The Incredible Edible Egg
I eat A LOT of eggs. I often times get asked if I am worried about cholesterol content in eggs. My answer is always "NO". I know that in years past eggs have gotten a bad rap due to their high dietary cholesterol. Many people opted just for the whites and also for liquid egg substitutes. High blood cholesterol is associated with heart disease, so blaming this on food high in dietary cholesterol seemed only natural. But now after 25 years of study it is shown that saturated fat has a much bigger effect on blood cholesterol than does dietary cholesterol.
With this news lets all eat some eggs again! This little powerhouse has 75 calories -7 grams of high-quality protein, 5 grams of fat, and 1.6 grams of saturated fat, along with iron, vitamins, minerals, carotenoids and zeaxanthin for eye health.
Here is a little breakdown of the words you will see on your egg carton and what they mean:
Grade- Eggs are given a gread by the U.S Agriculture Department. There are 3 grades depending on the quality. Grade AA- these are the highest quality with thick and firm whites and round clean yolks. Grade A- these are close to AA but just not as firm whites. Grade B- these are rarely sold in stores and are used for mostly egg products or commercial baked goods.
Cage-free or Free-range- This give you some information on how the hens who laid these eggs were treated. Cage-free- The hens were not kept in cages and allowed to roam around in a barn to stretch their little legs. Free-range- These hens were also not kept in cages and given the additional freedom to go outside.
Vegetarian-fed- These hens were fed no animal biproducts.
Organic- The carton must have the USDA Organic seal. These eggs came from hens that were Free-range and fed organic food.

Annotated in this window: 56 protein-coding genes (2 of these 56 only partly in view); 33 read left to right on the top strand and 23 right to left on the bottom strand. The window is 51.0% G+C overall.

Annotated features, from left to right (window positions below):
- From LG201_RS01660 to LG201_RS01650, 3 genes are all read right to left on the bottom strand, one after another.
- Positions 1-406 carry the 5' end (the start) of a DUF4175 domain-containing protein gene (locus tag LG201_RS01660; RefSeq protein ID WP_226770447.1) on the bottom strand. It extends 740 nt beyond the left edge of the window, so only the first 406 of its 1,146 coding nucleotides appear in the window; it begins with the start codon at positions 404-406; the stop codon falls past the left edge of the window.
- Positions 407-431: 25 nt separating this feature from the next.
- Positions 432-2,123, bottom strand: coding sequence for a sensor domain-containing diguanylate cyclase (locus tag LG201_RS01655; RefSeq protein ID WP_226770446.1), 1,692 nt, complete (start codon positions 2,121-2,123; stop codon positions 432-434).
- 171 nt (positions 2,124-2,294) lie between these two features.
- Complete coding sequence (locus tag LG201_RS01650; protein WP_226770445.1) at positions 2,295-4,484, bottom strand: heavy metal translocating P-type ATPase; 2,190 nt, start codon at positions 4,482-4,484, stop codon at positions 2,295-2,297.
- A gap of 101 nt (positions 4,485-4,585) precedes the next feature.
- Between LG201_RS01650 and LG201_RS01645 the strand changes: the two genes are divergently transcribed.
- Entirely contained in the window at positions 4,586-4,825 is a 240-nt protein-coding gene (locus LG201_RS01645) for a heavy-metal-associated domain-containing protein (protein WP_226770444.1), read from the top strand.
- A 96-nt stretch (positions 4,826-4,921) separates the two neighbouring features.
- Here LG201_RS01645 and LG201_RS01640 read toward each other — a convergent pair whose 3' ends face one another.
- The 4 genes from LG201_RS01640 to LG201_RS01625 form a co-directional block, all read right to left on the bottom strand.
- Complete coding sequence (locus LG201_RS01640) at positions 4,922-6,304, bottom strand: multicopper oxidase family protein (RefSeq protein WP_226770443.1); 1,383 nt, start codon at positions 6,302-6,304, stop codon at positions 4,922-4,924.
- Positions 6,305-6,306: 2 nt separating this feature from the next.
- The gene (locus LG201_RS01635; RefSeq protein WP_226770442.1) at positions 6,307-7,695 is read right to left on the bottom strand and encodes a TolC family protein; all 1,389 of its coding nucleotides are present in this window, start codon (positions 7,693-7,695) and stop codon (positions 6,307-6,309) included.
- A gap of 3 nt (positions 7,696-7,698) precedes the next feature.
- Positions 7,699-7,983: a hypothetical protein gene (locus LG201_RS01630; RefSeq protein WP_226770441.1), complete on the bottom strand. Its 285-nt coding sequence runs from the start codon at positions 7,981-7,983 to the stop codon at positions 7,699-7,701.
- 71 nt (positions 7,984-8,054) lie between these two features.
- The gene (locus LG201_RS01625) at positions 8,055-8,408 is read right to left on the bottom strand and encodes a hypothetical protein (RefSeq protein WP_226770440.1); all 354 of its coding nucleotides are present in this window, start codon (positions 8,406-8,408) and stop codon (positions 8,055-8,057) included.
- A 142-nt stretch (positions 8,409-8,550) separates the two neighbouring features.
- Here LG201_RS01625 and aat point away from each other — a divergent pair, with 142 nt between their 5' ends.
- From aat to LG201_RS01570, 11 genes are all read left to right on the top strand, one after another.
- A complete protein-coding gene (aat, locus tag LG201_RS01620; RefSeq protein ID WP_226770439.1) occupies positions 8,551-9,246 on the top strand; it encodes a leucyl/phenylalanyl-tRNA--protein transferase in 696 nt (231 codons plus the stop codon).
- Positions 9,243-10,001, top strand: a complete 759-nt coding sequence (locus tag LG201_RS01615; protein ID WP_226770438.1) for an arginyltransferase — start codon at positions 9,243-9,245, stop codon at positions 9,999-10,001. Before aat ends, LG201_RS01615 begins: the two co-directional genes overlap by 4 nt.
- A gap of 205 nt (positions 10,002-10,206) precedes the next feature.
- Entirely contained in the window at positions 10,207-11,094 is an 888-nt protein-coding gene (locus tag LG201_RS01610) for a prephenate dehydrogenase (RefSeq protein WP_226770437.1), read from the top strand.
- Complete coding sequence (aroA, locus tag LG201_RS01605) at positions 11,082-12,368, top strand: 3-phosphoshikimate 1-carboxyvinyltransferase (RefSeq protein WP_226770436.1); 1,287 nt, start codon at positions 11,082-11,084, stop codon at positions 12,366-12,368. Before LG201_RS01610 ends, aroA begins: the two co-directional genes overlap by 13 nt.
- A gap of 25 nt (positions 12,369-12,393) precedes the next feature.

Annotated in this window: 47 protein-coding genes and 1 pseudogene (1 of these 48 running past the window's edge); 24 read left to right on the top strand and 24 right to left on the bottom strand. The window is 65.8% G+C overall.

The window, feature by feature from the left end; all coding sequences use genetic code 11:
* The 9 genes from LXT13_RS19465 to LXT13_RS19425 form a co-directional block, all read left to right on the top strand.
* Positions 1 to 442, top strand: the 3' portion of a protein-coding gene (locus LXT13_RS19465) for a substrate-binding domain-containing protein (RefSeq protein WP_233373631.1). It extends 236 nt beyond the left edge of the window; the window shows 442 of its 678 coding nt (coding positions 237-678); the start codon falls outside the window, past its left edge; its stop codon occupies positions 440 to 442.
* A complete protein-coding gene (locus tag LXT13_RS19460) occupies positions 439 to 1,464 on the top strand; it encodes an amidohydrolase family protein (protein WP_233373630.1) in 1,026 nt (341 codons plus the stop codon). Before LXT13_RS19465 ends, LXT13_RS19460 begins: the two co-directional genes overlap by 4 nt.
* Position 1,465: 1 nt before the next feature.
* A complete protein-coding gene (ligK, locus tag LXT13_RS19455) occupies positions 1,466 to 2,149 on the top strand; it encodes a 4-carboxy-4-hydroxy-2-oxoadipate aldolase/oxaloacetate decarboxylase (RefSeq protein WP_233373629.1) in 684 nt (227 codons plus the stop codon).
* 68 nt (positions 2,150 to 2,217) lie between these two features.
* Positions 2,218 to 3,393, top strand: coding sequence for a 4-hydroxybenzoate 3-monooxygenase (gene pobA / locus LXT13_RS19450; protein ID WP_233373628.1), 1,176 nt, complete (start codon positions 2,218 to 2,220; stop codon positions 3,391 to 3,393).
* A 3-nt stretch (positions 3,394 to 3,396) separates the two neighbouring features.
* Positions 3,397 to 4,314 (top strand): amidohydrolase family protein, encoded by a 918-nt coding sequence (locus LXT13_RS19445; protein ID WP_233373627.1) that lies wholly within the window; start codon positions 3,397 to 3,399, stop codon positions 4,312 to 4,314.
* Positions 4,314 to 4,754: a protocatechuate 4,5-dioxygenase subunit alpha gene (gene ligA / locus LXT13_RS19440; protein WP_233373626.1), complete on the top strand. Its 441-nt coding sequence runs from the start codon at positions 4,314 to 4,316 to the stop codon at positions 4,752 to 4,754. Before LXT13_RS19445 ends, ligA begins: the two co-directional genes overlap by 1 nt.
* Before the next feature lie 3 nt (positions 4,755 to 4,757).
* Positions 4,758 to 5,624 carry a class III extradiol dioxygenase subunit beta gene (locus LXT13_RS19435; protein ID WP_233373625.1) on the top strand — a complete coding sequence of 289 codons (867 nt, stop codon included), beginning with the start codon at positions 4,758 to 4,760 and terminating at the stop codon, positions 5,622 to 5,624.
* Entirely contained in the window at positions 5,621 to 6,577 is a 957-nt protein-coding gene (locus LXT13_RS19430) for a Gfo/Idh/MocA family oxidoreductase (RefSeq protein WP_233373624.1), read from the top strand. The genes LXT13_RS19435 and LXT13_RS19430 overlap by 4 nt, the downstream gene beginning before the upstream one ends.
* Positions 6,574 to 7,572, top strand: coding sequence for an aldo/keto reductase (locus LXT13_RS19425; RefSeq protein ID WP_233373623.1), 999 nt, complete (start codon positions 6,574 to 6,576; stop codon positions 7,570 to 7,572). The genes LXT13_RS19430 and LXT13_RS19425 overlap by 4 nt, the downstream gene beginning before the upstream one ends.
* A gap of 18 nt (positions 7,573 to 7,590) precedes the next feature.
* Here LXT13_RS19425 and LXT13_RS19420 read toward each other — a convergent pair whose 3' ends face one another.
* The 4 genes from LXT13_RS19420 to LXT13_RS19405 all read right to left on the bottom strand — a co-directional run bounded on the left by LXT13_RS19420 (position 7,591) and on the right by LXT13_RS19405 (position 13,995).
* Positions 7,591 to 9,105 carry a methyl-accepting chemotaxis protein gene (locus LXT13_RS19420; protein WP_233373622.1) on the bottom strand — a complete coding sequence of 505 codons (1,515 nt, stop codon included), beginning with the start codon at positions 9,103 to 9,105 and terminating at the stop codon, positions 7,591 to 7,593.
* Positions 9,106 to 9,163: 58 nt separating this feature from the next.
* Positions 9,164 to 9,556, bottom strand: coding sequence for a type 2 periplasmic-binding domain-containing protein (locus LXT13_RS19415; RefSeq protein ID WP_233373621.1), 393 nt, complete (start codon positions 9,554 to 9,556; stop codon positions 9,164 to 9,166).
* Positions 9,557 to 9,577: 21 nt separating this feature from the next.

Pasteurized- Eggs that have been heated to a point to kill any Salmonella bacteria which makes them suitable for recipes that require raw eggs such as Caesar Salad Dressing and Eggnog.
Hormone-free or Antibiotic-free- These are claims that don't mean anything since hormones and antibiotics are not used in egg production.
Farm-fresh or All-natural- These are marketing terms that really have no relevance to the way hens are treated and fed or the way the eggs are produced.
So don't just boil eggs for Easter; eat them as a snack, put them on your salad or make an egg salad sandwich!
For more about Meredith's Shape Up program, you can check her out her website!
As someone who needs to be dairy free, but loves cheese, it has truly been a struggle. I have tried every dairy-free version of cheese on the market, and to be honest, I have not been able to find one that actually tastes like cheese, satiates my craving, is free of all allergens, and feel that I could serve to company… until now that is! Most dairy-free cheese alternatives taste bland, actually contain lactose, and are comparable to eating melted plastic. That’s just my humble opinion. That is why I was so happy when I stumbled upon this new cheese alternative. The company’s name is Tree Line Tree Nut Cheese. So far, I have tried the herb-garlic and also the scallion , French-style, creamy soft flavors. They are absolutely delicious.
As someone who lives a clean lifestyle, has a sweet tooth, and doesn’t like to bake, I am always looking for quick, healthy and sugar free recipes to help satiate my sweet tooth. This recipe meets all of the above requirements. It is gluten free, dairy free, sugar free and vegan, and takes about 10 minutes to put together. Next time you are looking for a healthy treat, consider throwing some of these cuties together. You might even have all of the ingredients on hand! On top of being addictively delicious, these guys have the added nutritional benefits of anti-oxidents, protein, fiber, potassium and vitamin E.
Food Prep 101
Fail to prepare, then prepare to fail!
When it comes to eating clean a good habit to get into is taking one day to cook in bulk. Having things cooked and chopped ahead of time helps make your daily meal prep a breeze!
I usually reserve Sunday morning for this ritual. The first thing I do is prepare a menu for the week, then write my grocery list and do the shopping.
Items always on my list are:
ground grass fed beef*
When I return back home with all my goodies I immediately start the preparation process:
-hard boil the eggs
-wash and chop the veggies and fruit
-marinate the chicken breast, grill it and chop it
-make salad dressings and salsas to top my salads